Lambda School Pt. 2-1: Category

Intro

I wanted to add an update to my intro from my last post in this series, in which I said Lambda School had raised $4M in financing. About a month ago, they announced that they closed another $14M in Series A funding, led by Google with participation from Stripe and others.

Before we head on, I’ll provide my usual disclaimer
Some of this analysis may be deeply flawed as I’m relying only on public information and my own lived experience. I have no access to the guts of the company as I used to with my consulting clients, so a lot of what I do here will be conjecture and opinion. This will result in the construction of narratives that are most likely only partial reflections of Lambda’s reality. I suspect that how correct I am will follow a normal distribution: mostly somewhat right with a few strong hits and complete misses.

And since we’ll be talking about higher education, I’ll add another disclaimer: the views presented here do not reflect the opinions or views of my alma mater, Georgetown University, where I serve in some formal capacities on a volunteer basis.

The Origins of Education

In my last post, I mentioned how, in the 1960s, college transformed from being a place of exploration into a place to develop the skills to court an employer. That view is a tiny snippet of the massive history of education; to rely on it heavily in our analysis is shortsighted and misses the bigger picture. So, today, we’re going to zoom out and look at the history of higher education. (Note: I’ll devote a future post to the educational sub-category of bootcamps and other places to upskill).

For most of human history, there was no such thing as education in the way we think of it today. When humans lived in nomadic hunter-gatherer tribes, children learned empirically through play and interaction with the world around them. As we shifted into agrarian societies, children were forced to give up play in favor of labor; they had to help plant and harvest crops.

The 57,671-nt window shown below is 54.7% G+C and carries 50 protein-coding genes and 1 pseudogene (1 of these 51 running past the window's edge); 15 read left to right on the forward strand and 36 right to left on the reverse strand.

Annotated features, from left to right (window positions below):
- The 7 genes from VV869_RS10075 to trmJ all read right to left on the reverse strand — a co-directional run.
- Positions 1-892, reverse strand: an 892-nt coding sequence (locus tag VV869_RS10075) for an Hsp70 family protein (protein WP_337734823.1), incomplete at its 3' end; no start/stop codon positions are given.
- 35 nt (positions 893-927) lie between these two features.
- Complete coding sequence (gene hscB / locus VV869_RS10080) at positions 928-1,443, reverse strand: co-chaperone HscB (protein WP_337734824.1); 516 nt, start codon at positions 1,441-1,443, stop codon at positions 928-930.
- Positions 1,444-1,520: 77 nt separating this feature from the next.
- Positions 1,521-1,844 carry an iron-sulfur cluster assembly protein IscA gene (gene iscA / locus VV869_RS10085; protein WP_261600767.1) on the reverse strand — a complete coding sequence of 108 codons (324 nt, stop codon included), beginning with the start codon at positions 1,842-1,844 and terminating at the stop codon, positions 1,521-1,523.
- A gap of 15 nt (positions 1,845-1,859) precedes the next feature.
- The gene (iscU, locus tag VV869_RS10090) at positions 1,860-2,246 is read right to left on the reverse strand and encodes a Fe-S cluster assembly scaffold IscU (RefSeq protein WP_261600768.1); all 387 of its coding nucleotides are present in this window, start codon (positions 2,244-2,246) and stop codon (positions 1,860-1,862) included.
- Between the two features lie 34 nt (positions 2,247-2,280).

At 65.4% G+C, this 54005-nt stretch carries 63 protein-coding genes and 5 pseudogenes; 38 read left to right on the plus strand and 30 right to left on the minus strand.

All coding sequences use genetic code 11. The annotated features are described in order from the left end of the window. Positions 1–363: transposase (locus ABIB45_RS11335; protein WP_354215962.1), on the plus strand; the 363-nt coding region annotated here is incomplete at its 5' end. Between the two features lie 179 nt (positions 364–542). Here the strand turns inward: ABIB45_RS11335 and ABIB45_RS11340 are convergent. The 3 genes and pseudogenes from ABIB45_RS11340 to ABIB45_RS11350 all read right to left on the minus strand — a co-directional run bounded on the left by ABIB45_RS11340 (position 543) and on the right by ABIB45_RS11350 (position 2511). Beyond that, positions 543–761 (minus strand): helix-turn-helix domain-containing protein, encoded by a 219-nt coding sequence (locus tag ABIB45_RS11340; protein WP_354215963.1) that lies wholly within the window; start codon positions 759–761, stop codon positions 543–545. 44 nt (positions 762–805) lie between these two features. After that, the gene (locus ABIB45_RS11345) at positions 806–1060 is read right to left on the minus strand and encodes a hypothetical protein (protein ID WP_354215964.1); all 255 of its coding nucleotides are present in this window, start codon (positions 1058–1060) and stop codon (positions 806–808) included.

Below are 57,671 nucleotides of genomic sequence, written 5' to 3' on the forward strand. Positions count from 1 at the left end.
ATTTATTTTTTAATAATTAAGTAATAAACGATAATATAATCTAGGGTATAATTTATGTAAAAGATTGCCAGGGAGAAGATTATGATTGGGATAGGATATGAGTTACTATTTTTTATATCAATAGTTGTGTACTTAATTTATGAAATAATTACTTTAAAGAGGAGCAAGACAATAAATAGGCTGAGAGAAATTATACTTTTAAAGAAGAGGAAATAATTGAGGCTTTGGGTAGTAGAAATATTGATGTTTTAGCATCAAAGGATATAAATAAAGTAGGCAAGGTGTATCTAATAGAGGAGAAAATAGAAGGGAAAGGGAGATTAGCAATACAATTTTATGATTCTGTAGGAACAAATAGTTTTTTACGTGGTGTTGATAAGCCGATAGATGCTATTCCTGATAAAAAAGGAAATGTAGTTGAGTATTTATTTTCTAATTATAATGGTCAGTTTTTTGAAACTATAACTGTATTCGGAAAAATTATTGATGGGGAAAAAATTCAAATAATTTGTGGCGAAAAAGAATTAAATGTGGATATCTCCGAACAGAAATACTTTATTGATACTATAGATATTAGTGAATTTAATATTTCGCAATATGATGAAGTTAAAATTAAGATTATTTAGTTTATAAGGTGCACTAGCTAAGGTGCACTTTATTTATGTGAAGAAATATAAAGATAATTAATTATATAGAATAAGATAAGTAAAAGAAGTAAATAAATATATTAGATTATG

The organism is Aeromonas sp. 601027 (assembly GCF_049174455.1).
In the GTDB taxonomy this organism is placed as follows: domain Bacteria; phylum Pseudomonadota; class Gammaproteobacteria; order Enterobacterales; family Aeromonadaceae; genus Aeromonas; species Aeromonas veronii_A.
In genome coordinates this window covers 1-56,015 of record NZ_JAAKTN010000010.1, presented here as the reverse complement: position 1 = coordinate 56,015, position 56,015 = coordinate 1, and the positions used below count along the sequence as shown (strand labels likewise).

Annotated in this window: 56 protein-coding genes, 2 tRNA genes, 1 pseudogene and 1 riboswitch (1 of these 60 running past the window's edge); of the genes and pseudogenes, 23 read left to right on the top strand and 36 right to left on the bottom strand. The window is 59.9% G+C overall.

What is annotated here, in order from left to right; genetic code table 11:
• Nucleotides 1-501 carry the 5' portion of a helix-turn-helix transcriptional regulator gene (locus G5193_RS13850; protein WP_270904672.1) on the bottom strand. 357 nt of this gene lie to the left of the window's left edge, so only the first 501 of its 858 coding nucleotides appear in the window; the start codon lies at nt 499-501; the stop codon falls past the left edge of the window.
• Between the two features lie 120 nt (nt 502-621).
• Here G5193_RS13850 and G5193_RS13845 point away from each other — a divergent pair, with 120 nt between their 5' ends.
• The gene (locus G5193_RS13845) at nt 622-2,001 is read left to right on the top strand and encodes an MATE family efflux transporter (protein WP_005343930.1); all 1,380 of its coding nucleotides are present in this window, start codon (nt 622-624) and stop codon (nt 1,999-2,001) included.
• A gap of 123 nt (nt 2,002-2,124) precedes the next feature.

As agrarian societies gave way to true civilizations, the only people who got broad educations were the children of royalty (generally scribes were drawn from the nobility). For some examples, the Assyrian king Ashurbanipal was educated as a scribe and Alexander the Great was famously tutored by Aristotle.

Then, at varying periods in history, the creation of schools expanded education to lesser nobles and were based on the prevailing religions of the region. In ancient India, students would seek out Gurus from whom to learn the religious texts of the Vedas and Upanishads alongside practical skills like medicine and war. In China, philosophers like Confucius and Laozi would gather disciples to teach rites and customs. In Israel, Jewish priests opened the first yeshivas to educate young men in the practices of the faith. In the Greco-Roman world, schools taught disciplines like debate, art & music, and of course literature (which focused on the gods and demigods).